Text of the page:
Mary Grace finally managed to escape the clutches of the Alsaadi-AlKhatib family on the day they were moving apartments. It was 10am, and Ibtissam was busy talking on the phone, and Alaaddein was asleep. She tried the main door, and for once it wasn’t locked. She quickly gathered her papers, her contract and a photocopy of her passport, and left the house. “I walked down the stairs from the fourth floor, and after that I ran.”
She flagged down a taxi, and begged the driver to help her get to the Embassy of the Philippines. She told him she was being abused by her employers. “He told me, come, we will find it for you. He asked every shop where the embassy was. When I saw the flag of the Philippines, I cried because I was so happy. When I tried to pay the driver with the coins I had in my pocket, he refused, and said ‘god will give it to me.’”
Two days later, Ibtissam came to the embassy to try to get her employee back. She even went so far as to hire a Filipno woman to attempt to lure Mary Grace back, with the promise of $500, a day off every weekend, a salary increase, and a new phone and sim card. Mary Grace refused flat out. The next day, Ibtissam’s husband Ali AlKhatib came to the embassy. “He told me, come back to me, come to our house. I’ll give you food from my hands to your mouth.” When Mary Grace refused to come back with him, he told her: “Hear me, you’re a hemara (donkey) and a fool.”
After her stay at the embassy, Mary Grace was taken to NGO Caritas. Yet again, Ibtissam attempted to get her slave back. This time she came alone. “She wanted to take me. She told me, I can let you work for another family but you need to pay me $5,000.” Mary Grace was advised by the embassy that she had two options: be deported to the Philippines, or find a new employer. She decided on the latter, and worked part time for UN workers. “They treat me well, they are helpful and kind. I work for Swiss, Croatian and Portuguese, Spanish, Irish..”
Each time the embassy and Caritas contacted Ibtissam Alsaadi, she insisted that her former employee had to pay her $5,000 before she could release her from the contract. Mary Grace continued to work in Lebanon, and in 2013 she filed a complaint through Caritas, and was allocated a lawyer who contacted Ibtissam Alsaadi on her behalf. But Ibtissam was still asking for $5,000.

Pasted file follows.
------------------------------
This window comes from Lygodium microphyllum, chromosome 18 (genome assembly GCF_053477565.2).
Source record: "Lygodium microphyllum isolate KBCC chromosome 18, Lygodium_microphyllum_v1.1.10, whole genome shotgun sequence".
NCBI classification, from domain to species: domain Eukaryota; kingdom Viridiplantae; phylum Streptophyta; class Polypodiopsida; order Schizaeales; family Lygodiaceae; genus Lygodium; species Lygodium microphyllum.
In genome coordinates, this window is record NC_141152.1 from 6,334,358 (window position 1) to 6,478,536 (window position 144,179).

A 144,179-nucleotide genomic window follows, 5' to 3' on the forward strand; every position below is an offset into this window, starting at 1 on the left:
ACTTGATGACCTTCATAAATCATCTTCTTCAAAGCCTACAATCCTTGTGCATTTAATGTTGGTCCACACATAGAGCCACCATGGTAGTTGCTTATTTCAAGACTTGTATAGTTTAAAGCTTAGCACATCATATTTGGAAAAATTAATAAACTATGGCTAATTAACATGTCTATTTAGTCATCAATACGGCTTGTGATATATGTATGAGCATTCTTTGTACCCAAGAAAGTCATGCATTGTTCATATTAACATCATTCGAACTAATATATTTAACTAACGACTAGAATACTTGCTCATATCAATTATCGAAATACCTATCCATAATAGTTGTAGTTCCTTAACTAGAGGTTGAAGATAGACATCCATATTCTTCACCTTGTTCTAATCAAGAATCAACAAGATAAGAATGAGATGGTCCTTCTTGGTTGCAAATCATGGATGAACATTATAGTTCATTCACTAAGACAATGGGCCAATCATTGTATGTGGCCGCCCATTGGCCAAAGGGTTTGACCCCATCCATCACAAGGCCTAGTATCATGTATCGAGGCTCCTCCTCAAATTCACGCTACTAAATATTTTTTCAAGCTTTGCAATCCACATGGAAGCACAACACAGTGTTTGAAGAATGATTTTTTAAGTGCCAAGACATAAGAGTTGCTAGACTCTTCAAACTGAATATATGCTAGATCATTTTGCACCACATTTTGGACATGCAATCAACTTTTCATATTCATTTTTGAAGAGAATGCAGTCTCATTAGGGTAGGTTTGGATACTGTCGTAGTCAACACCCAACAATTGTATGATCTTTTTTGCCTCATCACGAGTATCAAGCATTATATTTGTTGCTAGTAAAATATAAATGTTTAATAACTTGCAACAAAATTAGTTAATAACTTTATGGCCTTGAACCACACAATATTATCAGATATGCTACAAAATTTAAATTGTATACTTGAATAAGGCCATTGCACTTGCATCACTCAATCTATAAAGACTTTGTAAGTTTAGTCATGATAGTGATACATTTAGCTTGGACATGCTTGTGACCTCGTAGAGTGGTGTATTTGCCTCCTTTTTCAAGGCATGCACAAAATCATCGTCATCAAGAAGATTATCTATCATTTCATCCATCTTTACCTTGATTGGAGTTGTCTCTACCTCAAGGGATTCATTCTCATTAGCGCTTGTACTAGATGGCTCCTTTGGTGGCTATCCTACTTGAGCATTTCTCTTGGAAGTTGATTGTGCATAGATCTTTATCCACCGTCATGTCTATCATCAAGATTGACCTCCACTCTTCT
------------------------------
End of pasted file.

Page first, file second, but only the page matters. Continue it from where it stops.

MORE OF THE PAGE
Meanwhile, Mary Grace was following the case of Halima, her successor who was enslaved and abused by Ibtissam Alsaadi and her family for a decade. She questioned why the staff of the Embassy of the Philippines had met the Alsaadi-AlKhatib family in a restaurant in Raouche, and not at the embassy.
In April 2017, Mary Grace heard that staff changes had taken place at the Embassy of the Philippines, so she decided to try her luck once more. She filed a second complaint, and requested to return home to the Philippines. Mary Grace paid a $2,200 penalty to Ibtissam Alsaadi in return for her papers. At the embassy, she says she encountered many women in similar situations to her own. “There were a lot of other runaways, same as me with different employers but nearly the same experience as me. Maltreatment, lack of food, no salary, even lack of room in the house. They’re asking also for justice.”
She ends her testimony with thanks, and a warning: “I invite you, please don’t go to Lebanon. I know there is still good employers there but I heard a lot of people who are still there and suffering. You are lucky if you survive. You need to be strong. If you still continue [to go to Lebanon], please be brave and don’t let anyone put you down. We are human and we are the ones who can stop human slavery and trafficking.
“I want justice for the Alsaadi-AlKhatib family. I want them to be in jail and be punished by law, and be banned from taking any house maid from any country. I want justice for the damage they did to me and Halima.”